IMF visits Lebanon for first consultation since 2019
An International Monetary Fund delegation, chaired by the head of mission Ernesto Ramirez Rigo, is in Beirut this week to meet the government, central bank officials and experts for the first time since 2019.
It is part of a consultation under Article IV, which are held every year for all IMF member countries and involve assessing a country’s financial conditions, reviewing existing policies and exploring options for reform before the publication of an annual report.
The delegation has met caretaker Prime Minister Najib Mikati and his deputy Saade Chami and will present its findings at a press conference on Thursday.
Lebanon’s last report was published in October 2019, before the country plunged into an acute financial crisis that caused the value of the national currency to plummet by more than 98 per cent, locked depositors out of their savings and led to spreading poverty.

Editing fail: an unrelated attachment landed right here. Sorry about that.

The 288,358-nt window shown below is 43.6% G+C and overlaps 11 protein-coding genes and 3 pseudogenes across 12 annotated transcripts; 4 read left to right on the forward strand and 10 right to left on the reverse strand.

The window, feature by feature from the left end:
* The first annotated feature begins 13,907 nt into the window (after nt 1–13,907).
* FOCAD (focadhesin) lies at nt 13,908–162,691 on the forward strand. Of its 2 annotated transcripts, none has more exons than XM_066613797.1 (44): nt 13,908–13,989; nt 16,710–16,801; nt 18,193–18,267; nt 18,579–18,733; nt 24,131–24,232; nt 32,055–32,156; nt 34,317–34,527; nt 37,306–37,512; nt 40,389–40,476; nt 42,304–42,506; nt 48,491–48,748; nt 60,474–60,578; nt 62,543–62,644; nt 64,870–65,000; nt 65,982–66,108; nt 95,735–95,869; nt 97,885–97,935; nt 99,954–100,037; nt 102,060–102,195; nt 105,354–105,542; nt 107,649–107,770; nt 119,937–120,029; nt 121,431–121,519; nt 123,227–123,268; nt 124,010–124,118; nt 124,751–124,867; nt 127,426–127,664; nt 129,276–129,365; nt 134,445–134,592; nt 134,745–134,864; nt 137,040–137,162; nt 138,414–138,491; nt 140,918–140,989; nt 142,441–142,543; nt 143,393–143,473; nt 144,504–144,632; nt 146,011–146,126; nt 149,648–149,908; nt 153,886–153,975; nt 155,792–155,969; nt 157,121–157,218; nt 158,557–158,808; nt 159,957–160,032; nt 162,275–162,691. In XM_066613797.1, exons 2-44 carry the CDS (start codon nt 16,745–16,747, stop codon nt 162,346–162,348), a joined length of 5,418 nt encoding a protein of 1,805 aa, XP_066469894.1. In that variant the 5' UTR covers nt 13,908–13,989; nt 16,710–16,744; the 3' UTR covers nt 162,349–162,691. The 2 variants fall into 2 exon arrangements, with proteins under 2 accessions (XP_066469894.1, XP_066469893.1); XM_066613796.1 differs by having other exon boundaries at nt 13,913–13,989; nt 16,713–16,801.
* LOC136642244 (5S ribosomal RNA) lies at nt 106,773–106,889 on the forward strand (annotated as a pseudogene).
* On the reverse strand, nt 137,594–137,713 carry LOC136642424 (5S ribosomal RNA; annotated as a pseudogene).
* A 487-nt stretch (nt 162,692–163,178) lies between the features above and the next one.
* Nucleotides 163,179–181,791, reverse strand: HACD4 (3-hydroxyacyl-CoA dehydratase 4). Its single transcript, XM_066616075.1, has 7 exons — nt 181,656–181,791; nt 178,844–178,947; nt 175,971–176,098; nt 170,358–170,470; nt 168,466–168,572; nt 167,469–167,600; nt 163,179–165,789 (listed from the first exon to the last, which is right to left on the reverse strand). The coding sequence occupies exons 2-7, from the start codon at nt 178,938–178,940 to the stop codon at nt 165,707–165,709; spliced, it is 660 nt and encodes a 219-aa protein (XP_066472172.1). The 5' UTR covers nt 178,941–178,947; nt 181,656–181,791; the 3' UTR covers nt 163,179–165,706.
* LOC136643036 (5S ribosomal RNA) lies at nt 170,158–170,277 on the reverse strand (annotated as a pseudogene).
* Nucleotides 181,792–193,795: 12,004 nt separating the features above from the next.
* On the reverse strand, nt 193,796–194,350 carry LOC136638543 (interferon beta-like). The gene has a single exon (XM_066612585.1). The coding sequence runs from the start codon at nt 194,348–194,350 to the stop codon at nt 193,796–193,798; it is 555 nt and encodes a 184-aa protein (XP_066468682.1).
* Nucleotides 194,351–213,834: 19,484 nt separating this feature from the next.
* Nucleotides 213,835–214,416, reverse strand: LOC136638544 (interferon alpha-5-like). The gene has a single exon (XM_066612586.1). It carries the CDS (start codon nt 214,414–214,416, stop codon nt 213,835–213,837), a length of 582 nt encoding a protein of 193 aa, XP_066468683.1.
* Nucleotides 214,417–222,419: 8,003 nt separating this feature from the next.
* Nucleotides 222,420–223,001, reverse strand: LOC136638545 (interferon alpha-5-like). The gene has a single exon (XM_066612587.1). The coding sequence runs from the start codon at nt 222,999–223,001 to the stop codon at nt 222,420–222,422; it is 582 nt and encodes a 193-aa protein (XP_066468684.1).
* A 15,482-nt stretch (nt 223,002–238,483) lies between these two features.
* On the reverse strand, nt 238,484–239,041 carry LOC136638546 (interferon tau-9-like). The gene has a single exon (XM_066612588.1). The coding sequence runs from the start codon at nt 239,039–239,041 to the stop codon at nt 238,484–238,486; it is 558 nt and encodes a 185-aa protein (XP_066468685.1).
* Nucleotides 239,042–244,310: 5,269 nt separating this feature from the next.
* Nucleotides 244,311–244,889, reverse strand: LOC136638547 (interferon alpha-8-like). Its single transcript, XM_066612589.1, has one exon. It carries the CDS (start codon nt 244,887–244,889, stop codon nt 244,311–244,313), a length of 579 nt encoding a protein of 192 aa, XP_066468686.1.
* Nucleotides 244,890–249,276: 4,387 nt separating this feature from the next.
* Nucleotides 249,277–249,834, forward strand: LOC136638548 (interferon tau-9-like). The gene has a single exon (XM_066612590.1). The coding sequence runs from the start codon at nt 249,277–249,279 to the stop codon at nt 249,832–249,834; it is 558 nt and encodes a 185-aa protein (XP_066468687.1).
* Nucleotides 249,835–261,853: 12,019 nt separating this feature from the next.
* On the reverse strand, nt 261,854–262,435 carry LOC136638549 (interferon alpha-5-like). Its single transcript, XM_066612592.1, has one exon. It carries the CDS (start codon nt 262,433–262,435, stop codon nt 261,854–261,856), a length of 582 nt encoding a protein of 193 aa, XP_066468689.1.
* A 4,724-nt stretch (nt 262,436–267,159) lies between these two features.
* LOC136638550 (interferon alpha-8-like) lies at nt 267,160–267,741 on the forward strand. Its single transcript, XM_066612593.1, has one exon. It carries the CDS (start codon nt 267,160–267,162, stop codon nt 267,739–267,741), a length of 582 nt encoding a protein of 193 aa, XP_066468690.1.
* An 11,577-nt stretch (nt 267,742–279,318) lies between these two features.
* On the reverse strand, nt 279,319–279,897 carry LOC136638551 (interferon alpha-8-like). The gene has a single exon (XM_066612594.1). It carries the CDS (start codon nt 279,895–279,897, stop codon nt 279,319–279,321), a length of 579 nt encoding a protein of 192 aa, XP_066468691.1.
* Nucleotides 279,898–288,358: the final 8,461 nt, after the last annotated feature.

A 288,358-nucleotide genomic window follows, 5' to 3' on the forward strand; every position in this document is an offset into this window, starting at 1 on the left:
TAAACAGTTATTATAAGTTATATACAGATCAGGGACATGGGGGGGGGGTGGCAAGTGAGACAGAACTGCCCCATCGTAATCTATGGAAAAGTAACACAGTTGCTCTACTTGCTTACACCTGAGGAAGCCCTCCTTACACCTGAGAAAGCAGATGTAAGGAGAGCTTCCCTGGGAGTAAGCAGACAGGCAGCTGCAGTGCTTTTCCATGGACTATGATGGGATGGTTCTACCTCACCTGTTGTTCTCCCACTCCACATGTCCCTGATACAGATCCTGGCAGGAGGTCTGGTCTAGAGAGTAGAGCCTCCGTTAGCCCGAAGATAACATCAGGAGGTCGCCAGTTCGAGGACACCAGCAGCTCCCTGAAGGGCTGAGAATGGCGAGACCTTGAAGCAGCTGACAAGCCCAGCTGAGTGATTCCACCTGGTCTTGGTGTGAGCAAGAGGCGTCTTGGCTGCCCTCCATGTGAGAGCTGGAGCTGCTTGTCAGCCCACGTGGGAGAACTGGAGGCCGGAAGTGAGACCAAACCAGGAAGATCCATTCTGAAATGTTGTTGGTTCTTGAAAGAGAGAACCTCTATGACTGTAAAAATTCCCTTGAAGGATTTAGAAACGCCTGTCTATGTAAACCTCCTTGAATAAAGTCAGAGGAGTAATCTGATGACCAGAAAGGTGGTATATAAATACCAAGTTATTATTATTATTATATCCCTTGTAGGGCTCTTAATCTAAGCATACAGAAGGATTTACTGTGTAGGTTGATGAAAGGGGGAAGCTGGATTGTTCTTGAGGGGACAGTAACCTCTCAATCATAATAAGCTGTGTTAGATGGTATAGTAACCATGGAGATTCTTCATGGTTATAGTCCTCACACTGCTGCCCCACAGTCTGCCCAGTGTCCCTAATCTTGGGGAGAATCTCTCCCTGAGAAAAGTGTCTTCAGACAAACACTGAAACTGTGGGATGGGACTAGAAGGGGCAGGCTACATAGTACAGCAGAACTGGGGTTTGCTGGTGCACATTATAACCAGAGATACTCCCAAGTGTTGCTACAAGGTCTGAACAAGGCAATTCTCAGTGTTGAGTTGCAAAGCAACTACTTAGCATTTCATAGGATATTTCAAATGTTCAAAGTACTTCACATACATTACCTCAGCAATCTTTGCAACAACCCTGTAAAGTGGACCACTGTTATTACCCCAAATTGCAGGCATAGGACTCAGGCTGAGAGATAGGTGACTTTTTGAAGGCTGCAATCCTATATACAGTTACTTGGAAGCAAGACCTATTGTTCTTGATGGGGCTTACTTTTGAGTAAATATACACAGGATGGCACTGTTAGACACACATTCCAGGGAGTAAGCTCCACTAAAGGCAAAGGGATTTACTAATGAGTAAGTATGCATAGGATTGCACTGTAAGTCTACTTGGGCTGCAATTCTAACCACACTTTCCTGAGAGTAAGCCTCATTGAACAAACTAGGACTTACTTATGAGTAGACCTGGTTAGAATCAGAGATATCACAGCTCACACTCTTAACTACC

No reports were published from 2020 to 2022, as the country was negotiating with the IMF to unlock billions of dollars in a bid to ease the crisis.
This week’s visit is not directly related to the stalled negotiations with the IMF to access financial aid.
Instead, it will be part of a routine mission for all IMF member countries to assess risks to “domestic and global stability, policies and reforms to address these risks”.
Beirut signed a staff-level agreement with the IMF in April for a $3 billion loan but has been unable to enact a series of crucial reforms requested by the lender.
The banking sector and successive governments have disagreed for more than three years about how to deal with the country’s financial woes, paralysing the introduction of vital reforms and holding up negotiations with the institution.
The IMF has criticised the lack of progress with the reforms, which were agreed on under a preliminary pact.